The fragmentation of supply chain amid COVID-19

By Time Express
Time Express discusses the fragmentation of supply chains amidst COVID-19. We have seen over time what you might call a fragmentation of supply chains...

Time Express discusses the fragmentation of supply chains amidst COVID-19.

We have seen over time what you might call a fragmentation of supply chains, as more and more goods are made up of components which are manufactured in several stages in different places around the world such as China, Taiwan, and Korea.  “Global Value Chains” - imports and exports in any given country are increasingly composite, having different parts of value added at different stages and across different geographical locations.  For example, Apples iPhone is assembled in Shenzhen China, with factories across the world including Thailand, Malaysia, the Czech Republic, South Korea, Singapore, and the Philippines.  Many businesses are looking to transport intermediate goods, including a lot of the 5.9 million SMEs in the UK who actually specialize in the production of specific components or services, which then go on to form part of a finished product.  These intermediate goods now represent 56% of all trade in goods and 73% of all trade in services.  

In these kinds of supply chains, delays, heavy administration and unnecessary costs, no matter how low, reverberate along the value chain. Amid crisis situations like COVID-19 we predict thousands of companies to throttle down or temporarily shut assembly and manufacturing plants in the US, UK, and Europe.  The most vulnerable of those which rely heavily or solely on factories in China for parts and material.  The missed shipment components, or extra time spent on paperwork for customs clearance has a negative “domino effect” and can be amplified along the supply chain.  The impact can be tremendous as mature consuming countries receive the impact of the delays. In these supply chains, velocity is of the essence.  The vast majority of manufacturing businesses are focused on cost cutting measures and have no idea of what their risks exposure to what is going on in Asia as one failed link in the supply chain will have a multiplier effect.  If the supply of components is disrupted longer, manufacturing will have to stop.  Supply chain lead times will also have an impact.  Shipping by sea to either US, or Europe takes 30 days.  This implies Chinese plants that have stopped manufacturing due to Corona Virus will have their first shipment after recovery to arrive one month later.  For these reasons, moving ahead it will be of critical importance that the public and private sectors in the producing and consuming regions work together to ensure a balanced and leveled production, customs, and international trade framework which can keep up with these changes and maintaining supply in times of crisis.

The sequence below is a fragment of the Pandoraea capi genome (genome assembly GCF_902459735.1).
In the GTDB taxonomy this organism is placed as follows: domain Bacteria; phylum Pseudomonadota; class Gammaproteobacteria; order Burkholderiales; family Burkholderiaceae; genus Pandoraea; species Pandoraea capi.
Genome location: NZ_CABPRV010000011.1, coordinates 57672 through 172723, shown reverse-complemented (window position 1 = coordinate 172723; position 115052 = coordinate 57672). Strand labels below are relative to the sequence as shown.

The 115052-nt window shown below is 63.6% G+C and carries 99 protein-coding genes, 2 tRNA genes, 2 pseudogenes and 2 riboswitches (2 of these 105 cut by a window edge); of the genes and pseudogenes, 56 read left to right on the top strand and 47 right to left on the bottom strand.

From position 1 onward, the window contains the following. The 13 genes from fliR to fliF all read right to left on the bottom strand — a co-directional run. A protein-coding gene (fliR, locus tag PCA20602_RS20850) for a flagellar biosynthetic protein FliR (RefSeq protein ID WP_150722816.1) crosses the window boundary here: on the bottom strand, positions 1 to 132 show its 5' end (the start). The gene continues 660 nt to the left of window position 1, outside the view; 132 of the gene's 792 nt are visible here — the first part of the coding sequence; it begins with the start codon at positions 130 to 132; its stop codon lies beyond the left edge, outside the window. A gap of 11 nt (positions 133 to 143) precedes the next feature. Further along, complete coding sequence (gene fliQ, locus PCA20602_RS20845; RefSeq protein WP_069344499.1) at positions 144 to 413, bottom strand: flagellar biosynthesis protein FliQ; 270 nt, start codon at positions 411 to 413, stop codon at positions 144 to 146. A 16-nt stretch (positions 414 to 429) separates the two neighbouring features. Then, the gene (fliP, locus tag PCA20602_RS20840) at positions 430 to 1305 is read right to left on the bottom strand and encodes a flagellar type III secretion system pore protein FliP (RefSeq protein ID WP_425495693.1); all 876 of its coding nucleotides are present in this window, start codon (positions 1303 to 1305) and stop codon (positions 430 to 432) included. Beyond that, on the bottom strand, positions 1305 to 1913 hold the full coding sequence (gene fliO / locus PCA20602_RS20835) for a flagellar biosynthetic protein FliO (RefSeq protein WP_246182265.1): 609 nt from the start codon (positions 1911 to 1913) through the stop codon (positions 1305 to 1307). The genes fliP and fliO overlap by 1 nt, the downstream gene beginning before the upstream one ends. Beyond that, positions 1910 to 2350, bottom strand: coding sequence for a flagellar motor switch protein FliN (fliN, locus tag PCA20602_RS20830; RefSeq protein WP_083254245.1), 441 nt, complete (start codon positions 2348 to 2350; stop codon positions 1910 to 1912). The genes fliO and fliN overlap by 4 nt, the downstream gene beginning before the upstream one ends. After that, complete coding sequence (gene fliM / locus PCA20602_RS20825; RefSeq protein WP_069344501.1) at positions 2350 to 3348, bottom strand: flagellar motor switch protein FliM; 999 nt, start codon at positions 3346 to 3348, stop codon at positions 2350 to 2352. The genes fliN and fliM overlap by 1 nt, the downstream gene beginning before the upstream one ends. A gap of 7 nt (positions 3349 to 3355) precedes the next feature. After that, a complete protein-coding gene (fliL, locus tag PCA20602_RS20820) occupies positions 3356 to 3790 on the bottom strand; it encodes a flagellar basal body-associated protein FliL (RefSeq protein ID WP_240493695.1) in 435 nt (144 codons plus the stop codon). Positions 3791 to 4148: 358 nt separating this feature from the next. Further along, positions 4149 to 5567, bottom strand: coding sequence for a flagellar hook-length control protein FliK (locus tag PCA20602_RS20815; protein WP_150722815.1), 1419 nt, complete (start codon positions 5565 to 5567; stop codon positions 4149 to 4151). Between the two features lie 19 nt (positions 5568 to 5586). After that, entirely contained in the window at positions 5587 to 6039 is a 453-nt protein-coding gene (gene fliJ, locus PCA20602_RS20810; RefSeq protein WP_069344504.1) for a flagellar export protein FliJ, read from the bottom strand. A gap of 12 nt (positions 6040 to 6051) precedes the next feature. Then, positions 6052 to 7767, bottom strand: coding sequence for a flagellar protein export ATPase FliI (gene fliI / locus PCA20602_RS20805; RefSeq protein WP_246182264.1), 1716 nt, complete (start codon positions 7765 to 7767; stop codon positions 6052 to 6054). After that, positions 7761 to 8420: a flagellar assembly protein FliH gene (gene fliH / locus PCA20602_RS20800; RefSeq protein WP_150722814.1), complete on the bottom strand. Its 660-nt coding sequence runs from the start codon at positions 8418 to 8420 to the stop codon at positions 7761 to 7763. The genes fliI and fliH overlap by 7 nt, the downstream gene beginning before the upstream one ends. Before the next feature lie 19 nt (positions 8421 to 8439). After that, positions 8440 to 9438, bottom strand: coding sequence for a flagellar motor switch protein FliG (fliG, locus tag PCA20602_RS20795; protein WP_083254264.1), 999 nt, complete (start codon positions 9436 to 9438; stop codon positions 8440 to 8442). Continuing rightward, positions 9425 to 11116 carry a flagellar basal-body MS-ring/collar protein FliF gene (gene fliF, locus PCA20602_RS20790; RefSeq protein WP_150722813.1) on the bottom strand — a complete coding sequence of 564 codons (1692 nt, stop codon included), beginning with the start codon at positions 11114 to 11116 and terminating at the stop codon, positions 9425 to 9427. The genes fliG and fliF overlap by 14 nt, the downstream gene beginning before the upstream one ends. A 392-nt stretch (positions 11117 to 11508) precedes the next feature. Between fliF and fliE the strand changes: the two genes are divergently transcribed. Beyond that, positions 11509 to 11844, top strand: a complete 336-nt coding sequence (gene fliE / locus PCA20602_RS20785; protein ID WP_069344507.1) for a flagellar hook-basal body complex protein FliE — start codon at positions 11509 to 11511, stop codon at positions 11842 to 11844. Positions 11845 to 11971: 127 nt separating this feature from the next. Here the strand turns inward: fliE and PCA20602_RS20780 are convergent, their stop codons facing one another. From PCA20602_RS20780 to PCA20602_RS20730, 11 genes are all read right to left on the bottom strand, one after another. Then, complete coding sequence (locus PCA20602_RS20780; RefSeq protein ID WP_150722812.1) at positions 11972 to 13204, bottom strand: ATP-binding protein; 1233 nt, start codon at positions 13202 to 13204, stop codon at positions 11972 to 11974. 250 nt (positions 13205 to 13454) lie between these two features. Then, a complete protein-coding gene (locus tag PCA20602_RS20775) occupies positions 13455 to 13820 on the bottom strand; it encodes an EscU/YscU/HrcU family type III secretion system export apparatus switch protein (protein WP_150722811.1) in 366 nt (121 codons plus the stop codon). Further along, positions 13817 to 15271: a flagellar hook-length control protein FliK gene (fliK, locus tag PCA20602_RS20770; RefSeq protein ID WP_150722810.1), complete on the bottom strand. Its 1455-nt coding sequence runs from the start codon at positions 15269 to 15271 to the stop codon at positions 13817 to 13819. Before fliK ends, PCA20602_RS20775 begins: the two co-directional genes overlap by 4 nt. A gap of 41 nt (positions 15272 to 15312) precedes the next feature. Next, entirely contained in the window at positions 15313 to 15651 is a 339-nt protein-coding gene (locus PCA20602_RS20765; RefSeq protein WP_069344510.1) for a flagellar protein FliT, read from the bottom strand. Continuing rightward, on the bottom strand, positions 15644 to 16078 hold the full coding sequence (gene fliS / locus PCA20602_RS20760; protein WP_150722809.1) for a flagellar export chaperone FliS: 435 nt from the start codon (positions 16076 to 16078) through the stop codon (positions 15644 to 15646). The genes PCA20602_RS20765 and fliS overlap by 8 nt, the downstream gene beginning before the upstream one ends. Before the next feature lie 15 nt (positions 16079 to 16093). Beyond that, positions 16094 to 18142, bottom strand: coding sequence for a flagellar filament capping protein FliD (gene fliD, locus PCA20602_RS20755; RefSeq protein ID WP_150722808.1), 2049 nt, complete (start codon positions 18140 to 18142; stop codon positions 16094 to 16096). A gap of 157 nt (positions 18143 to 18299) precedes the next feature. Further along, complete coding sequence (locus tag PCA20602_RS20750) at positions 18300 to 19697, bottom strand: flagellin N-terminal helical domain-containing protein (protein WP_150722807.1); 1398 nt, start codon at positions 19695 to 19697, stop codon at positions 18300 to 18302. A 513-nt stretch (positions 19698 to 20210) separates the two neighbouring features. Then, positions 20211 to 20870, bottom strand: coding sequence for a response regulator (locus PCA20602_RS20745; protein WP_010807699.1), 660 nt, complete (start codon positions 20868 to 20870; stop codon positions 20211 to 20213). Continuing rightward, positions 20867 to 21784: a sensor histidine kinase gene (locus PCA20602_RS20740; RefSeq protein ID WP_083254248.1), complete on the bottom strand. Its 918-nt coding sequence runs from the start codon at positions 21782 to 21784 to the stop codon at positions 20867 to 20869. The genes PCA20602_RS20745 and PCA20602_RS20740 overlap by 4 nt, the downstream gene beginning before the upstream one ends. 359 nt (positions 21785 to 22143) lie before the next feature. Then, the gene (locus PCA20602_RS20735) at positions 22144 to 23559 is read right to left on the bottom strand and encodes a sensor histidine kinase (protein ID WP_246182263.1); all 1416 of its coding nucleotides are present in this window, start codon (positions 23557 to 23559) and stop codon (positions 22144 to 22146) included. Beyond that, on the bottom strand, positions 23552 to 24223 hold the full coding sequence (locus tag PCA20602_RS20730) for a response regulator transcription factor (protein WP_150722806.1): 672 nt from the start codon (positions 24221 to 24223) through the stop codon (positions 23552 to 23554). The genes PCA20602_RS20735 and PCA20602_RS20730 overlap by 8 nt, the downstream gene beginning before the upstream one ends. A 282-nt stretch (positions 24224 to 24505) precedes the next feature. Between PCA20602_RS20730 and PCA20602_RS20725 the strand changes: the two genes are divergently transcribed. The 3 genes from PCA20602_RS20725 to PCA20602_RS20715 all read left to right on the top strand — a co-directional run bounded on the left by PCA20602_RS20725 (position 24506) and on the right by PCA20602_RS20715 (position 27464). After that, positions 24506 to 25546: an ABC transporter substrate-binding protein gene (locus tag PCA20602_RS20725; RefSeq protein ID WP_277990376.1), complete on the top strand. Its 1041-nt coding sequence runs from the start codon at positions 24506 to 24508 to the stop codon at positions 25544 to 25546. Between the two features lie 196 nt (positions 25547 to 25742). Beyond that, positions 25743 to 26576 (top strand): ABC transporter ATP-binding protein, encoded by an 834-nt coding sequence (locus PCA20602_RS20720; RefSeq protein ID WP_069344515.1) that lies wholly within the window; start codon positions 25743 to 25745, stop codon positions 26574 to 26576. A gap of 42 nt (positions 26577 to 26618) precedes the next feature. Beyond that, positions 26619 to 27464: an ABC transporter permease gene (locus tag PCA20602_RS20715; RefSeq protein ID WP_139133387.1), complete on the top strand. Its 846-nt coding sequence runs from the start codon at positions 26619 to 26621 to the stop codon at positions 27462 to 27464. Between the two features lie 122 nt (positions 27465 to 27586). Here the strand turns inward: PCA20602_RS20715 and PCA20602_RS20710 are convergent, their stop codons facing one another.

Cloud & data driven supply chains

Downtime for manufacturing industry is the single most critical element to ensure business continuity. The manufacturing industry works closely with courier providers to ensure spare parts are received in critical time leads such as in Pharmaceuticals, Oil & Gas, Automotive, as well as Industrial industries. As Time Express packages move through our network, data leads and follows them.  The data “leads” because we have to submit customs forms and information to authorities in advance of the package arriving, and it “follows” because customers want to “track and trace” the packages. TIME EXPRESS receives approximately 20,000 track and trace requests each day.  Like all global companies, we have information that has to be able to flow.  This is why cross-border data flows are of critical importance.  The flow of data, often personal data, has important implications in terms of international security and the global fight against counterfeit goods trade.  The challenge for our courier sector in the coming years will be to strike the right balance between security, safety, and authenticity, without compromising the speedy movement of goods for B2B manufacturing.

New forms of protectionism 

I’m not sure that the protectionism we see is necessarily “new” in its form, however that does not make it any less of a priority for future growth particularly into emerging markets such as Middle East, India, Africa, and Latin America where many UK and European companies have a large opportunity to grow their revenues.   These countries have over 2bn population and represent a sizable market as purchasing power increase locally.  TIME EXPRESS has encouraged governments in the United Arab Emirates and across the globe to recognize the role of competitive delivery services, which are services that collect, transport, and delivery documents, printed matter, parcels, goods and other items, in competition with one or more other suppliers.   Independent regulatory authorities, the prohibition of cross-subsidization, the enforcement of transparent accounting by public service operators, and the equal application of customs and security procedures to all delivery-related activity are of utmost importance.  Adherence to these principles will create the environment needed for continued growth well into the 21st century.


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